Keeping your crops healthy throughout the year is not easy. Numerous threats pose risks to your plants, from pests and weather events to equipment failures. Unfortunately, many of these threats are outside your control as a grower. However, there are prevention and management strategies to help mitigate crop damage. This time of year, one of a grower’s biggest concerns is frost damage.
What is frost?
Simply put, frost is a form of frozen water — specifically, frozen water vapor. Frost forms when the air temperature drops below the dew point, where air is cool enough to turn water vapor within that air into liquid. Once temperatures are cool enough, this liquid water crystallizes into ice. Frost typically forms on solid objects saturated with moisture, like windows, cars, and plants, and in lower-lying areas like valleys.
What is Frost Damage?
The problem with frost is that it can damage your crops. When water freezes, it expands. When a plant is saturated with water and temperatures drop below freezing, the moisture within the plant expands as it forms ice crystals, which can damage plant tissue. Certain crops are more frost resistant than others. In the case of fruit trees, ripened fruit is more frost tolerant because the fruit’s sugars act as an antifreeze. However, fruits are still less frost tolerant than leaves, and fruited trees are less cold-resistant than fruitless trees.Growers may anticipate frost during winter, but certain weather events can also bring frigid temperatures in the spring and autumn. Depending on where you are in California, the frost season varies. Awareness is essential for protecting your crops, so today, we’re going to look at signs of frost damage on your crops and how you can prevent it.
Signs of Frost Damage
You might wonder what frost damage looks like on your crops. Typically, frost will damage leaves and new growth first, so look for wilting that turns black, brown, and crispy. At this point, the leaves are dead. For woody plants and trees, frost can damage the trunks and branches. You may observe splits or cracks in tree trunks. Young trees are more susceptible to this type of damage and are at the top of your priority list regarding protection and frost prevention. It’s rare for frost to kill mature trees.
Frost damage may not show up right away. If you are caught unawares by frost, but your plants seem okay immediately after, keep your eye on them as signs of damage may show up later. For example, you might notice white or yellow marks around the leaf veins, where cells have died. If you’re heading into winter after a dry fall without adequate irrigation, the ground will likely freeze to a lower depth than soil with sufficient water, and this freezing can damage the roots of your plants. If your plant roots have been damaged by the cold, the plant will likely dry out, so look for signs of desiccation, like discolored leaves or needles.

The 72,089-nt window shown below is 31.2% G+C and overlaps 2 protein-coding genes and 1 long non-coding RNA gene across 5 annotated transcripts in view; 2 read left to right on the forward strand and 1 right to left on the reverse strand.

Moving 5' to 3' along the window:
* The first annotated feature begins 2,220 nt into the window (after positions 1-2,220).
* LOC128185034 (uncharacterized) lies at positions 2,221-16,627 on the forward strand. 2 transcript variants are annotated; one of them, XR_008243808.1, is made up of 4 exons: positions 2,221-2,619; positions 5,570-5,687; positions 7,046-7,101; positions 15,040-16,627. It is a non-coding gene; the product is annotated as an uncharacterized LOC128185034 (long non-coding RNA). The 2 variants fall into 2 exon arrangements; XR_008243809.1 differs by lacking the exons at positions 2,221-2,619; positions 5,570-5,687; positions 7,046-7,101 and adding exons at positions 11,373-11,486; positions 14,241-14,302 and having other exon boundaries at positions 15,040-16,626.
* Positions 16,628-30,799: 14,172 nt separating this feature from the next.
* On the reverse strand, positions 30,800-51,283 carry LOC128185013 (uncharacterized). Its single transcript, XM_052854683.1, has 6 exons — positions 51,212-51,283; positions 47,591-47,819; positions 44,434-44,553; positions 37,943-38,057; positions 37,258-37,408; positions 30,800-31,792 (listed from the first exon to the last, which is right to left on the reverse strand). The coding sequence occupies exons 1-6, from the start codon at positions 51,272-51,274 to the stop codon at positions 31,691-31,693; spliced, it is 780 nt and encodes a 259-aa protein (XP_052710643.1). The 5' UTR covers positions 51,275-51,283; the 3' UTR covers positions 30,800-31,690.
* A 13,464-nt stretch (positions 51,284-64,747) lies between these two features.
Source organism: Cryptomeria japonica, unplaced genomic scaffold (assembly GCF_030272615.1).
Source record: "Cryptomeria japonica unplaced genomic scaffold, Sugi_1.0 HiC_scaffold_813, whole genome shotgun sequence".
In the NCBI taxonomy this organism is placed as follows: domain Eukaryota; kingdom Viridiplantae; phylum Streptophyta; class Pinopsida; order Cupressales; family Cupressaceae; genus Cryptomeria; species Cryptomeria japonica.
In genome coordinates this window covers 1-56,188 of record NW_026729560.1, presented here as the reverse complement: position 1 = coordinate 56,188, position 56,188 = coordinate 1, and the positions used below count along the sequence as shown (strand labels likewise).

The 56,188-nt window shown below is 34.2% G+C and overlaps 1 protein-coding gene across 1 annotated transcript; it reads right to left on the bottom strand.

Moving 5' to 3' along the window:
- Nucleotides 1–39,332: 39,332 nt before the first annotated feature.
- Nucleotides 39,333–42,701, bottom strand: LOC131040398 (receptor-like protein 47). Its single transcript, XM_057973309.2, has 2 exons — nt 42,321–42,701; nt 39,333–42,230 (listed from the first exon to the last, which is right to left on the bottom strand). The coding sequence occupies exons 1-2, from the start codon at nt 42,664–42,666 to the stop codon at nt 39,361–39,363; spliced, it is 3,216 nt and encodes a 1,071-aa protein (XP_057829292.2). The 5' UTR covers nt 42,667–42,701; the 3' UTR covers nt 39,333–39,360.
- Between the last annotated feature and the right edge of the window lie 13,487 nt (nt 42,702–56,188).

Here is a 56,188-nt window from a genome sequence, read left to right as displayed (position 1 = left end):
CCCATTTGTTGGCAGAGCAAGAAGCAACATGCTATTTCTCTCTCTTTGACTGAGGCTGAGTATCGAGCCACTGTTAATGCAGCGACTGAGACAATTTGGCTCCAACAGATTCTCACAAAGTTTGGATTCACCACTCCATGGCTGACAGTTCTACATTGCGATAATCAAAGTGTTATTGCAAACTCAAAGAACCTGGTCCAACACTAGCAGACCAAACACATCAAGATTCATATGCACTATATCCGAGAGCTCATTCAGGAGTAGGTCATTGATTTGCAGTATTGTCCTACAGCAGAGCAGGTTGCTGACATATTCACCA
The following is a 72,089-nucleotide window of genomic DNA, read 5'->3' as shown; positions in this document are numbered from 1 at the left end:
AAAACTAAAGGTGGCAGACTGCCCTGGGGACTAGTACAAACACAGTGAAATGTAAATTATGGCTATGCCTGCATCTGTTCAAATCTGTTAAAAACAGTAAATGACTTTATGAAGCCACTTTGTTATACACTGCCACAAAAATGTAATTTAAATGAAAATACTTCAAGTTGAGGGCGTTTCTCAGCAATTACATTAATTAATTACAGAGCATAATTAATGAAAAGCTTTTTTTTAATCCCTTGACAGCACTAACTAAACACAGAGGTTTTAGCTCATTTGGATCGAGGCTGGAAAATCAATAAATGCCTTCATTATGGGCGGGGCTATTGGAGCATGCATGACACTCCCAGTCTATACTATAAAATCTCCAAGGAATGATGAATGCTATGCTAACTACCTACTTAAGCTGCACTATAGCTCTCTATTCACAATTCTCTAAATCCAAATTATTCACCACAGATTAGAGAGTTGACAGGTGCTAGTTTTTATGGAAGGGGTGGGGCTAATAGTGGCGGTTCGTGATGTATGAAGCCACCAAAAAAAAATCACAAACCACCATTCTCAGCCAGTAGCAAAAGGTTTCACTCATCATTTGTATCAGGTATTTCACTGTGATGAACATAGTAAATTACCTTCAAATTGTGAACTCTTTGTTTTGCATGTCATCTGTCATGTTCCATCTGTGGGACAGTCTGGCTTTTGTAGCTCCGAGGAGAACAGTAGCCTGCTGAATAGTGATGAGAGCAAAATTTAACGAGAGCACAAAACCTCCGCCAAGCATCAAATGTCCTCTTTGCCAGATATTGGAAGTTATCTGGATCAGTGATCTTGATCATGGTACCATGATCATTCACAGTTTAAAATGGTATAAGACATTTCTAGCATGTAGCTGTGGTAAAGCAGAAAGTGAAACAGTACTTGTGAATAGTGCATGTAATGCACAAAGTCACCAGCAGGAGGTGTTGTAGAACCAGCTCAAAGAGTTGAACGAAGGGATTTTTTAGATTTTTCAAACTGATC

If you produce citrus and your trees are fruiting, fruits will appear dry when frost damage occurs. Frost-damaged fruits can be salvaged but are more susceptible to bacteria and fungi within a few weeks.
There are a few steps you can take to prevent frost damage to your crops, starting with a thorough understanding of your growing climate and property.
Know your crops’ critical temperature
First, it’s important to understand at what temperature your crops will experience frost damage. This is called the critical temperature, and it varies by species. Some species are generally more cold-hardy, such as kumquats and mandarins, which can tolerate temperatures down to 20 degrees for a few hours before damage occurs. On the other hand, frost begins to damage lemons at 26 degrees. For your reference, this helpful publication from the University of California has a chart of select citrus plants and their critical temperatures.
Optimize your planting site
Plants exposed to prevailing winds are more likely to experience frost damage than crops protected by geography or other plants. Therefore, if you produce frost-sensitive crops, avoid planting them in the lowest parts of your property, where moisture will settle and freeze, or along the exterior of your property in unprotected areas.
Soil moisture management
If you’re expecting freezing temperatures, irrigate your crops at least three days before. Moist soil will retain more heat than dry soil. In addition, proper irrigation over the entire year will make your plants healthier and hardier and more able to withstand frost than weakened or under-watered plants. Check out our tips on irrigating sustainably to strike the right balance between adequate irrigation and saving water and money.
Cover your sensitive plants
You can protect sensitive crops from frost damage by covering them loosely but securely. If you wrap a tree tightly, for instance, air won’t have any space to circulate and warm the plant. So instead, you can use cloth wraps or tents to cover your trees, securing the edges with heavy items. In addition, frost monitors can alert your smart farming systems when frigid temperatures are on their way.
Help with your winter crop protection
At Fruit Growers Supply, we are here to help you do your job year-round, through every season. Our dedicated experts have decades of experience under their belts and would be happy to help set you up with everything you need to protect your crops from frost damage this winter. Have questions or want to chat about frost solutions? We’re happy to help – stop by one of our supply stores or fill out our contact form by clicking below.
Have any questions? We’re happy to help – stop in one of our supply stores today, or fill out our contact form by clicking below.